The most iconic, and in my personal opinion, the most beautiful fragrances within the collection are penned by legendary perfumer, Dominique Ropion – a man that conducts fragrant symphonies, rather than simply creates perfumes. He is the nose behind some of the greatest fragrances from the last thirty years. In short, the man is a genius and he seems to be the go-to guy for Malle when the brand wishes to ‘perfect’ a genre, whether that be the greatest tuberose scent (Carnal Flower) or the ideal rose fragrance (Portrait of a Lady), or even the coolest modern fougére (Geranium Pour Monsieur).

With that it mind, it seems appropriate for Ropion to be the nose to take on the humble Eau de Cologne with a view of creating the cologne – a cologne to serve as a reference point for the genre, and blow all others out of the water. The result is ‘Cologne Indélébile’ (‘Permanent Cologne’), a fragrance that is described by the brand as being a “modern yet traditional Eau de Cologne that lasts forever”, which is quite a statement to be making, if you ask me. With this permanent cologne, Malle and Ropion are attempting to redefine an age-old genre and drag it firmly into the 21st century by embracing modern technology (specifically through the use of ‘technical musks’). If that’s not an exciting prospect for a fragrance, then I don’t know what is!

“A clean scent, yet surprisingly magnetic. A modern yet traditional Eau de Cologne that lasts forever. Dominique Ropion embraces musk’s nature as both a quasi-aphrodisiac and a scent of purity to create a very personal interpretation of Eau de Cologne. A splash of the best neroli intertwined with orange blossom, bergamote, and the most technical musks for a scent that endures, and endures, and endures… Cologne Indélébile.”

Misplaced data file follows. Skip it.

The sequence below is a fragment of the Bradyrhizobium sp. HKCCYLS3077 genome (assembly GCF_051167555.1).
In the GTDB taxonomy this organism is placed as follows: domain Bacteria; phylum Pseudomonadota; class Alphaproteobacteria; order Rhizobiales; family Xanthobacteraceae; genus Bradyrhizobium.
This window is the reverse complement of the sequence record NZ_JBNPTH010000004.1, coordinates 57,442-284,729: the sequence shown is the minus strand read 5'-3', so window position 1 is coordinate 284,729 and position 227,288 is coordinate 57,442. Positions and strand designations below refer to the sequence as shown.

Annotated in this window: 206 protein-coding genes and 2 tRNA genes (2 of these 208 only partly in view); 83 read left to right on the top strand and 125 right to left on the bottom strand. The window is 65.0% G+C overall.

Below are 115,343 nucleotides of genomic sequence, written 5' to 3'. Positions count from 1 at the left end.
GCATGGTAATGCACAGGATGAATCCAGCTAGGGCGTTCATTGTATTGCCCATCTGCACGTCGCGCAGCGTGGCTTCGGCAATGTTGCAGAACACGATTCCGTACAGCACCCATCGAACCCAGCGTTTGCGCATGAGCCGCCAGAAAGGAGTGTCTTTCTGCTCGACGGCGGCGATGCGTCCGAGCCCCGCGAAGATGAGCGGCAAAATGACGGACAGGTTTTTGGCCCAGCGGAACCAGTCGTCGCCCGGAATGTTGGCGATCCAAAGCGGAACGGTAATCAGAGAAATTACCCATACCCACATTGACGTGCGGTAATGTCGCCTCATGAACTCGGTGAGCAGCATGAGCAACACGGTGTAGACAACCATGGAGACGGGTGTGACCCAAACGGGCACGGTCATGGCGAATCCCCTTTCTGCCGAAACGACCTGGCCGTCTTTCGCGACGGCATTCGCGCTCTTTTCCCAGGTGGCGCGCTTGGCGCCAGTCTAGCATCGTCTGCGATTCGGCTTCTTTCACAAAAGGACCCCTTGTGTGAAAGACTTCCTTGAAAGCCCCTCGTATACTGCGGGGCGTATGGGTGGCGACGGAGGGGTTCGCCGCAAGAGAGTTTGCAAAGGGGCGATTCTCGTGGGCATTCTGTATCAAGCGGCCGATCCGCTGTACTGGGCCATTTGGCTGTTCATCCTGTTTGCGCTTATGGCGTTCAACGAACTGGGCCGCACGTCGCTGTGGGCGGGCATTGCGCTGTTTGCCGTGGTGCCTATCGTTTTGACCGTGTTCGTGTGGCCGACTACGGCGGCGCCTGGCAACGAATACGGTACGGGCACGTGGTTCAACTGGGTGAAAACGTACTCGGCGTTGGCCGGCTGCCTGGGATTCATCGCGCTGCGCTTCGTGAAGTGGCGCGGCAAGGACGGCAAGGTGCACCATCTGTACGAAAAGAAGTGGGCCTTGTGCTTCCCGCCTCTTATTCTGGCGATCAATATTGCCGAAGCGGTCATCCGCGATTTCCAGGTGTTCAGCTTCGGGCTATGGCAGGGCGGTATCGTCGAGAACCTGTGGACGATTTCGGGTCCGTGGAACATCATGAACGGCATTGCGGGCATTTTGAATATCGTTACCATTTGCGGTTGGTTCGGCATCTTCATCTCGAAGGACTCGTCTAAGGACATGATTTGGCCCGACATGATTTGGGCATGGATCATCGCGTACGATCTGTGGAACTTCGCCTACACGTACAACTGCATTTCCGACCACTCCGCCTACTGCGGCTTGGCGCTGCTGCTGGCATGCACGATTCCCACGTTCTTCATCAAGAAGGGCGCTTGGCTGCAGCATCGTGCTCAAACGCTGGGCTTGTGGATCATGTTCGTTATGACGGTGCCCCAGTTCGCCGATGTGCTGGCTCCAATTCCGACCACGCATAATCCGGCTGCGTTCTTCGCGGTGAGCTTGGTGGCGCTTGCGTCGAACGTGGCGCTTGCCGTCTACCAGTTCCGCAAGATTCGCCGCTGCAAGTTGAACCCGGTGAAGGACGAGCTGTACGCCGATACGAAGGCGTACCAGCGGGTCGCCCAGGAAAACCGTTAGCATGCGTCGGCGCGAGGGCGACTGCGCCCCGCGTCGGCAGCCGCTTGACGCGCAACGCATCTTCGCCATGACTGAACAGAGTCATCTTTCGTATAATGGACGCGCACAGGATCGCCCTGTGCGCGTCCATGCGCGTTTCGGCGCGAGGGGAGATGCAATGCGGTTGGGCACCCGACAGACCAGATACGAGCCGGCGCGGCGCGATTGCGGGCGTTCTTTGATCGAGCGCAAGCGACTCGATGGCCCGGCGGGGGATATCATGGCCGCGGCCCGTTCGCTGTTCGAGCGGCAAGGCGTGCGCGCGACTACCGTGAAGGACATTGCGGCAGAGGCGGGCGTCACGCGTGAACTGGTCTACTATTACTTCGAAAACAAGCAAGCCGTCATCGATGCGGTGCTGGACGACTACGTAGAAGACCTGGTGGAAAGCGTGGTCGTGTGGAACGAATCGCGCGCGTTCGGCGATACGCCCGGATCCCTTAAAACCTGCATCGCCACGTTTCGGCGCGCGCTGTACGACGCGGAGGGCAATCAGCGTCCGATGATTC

– Editions de Parfums Frederic Malle

Eau de Magnolia by Carlos Benaim for Editions de Parfums Frederic Malle
Eau de Magnolia by Carlos Benaïm for Editions de Parfums Frederic Malle

It seems that the world’s greatest, and possibly only perfume curator is spoiling us. Last year, after four years of long, painful silence, Frédéric Malle launched the extraordinary Dries van Noten – a perfume that genuinely is like no other, and this summer he is generously treating the world to yet another, brand new fragrance. It seem that, much like buses, Monsieur Malle’s perfumes come in multiples and after a lengthy wait. But who are we to complain?

The new edition to the extensive and wonderful Editions de Parfums library is entitled ‘Eau de Magnolia‘ and is penned by venerable perfumer Carlos Benaïm, the man behind scents such as Viktor & Rolf’s Flowerbomb and Dior’s Pure Poison. The fragrance is billed as both an entirely new take on the classic ‘Eau de Cologne’ as well as a beautiful presentation of the magnolia flower, and one should see it as a perfume that sits somewhere smack bang in the middle of these two things.

“This time the conversation between Frédéric Malle and Carlos Benaïm was on the headspace analysis of the magnolia and the fact that the flower is closer to an Eau de Cologne than to a classic flower. Carlos then suggested to magnify the hesperidic equilibrium of the Magnolia to enhance the Eau effect and to add a woody vibration to give it depth and sensuality. The result is a fresh chypre, an extraordinarily transparent and very natural, smelling note, animated by a somber base (vetiver, patchouli) that gives it a touch of mystery. A timeless summer perfume.”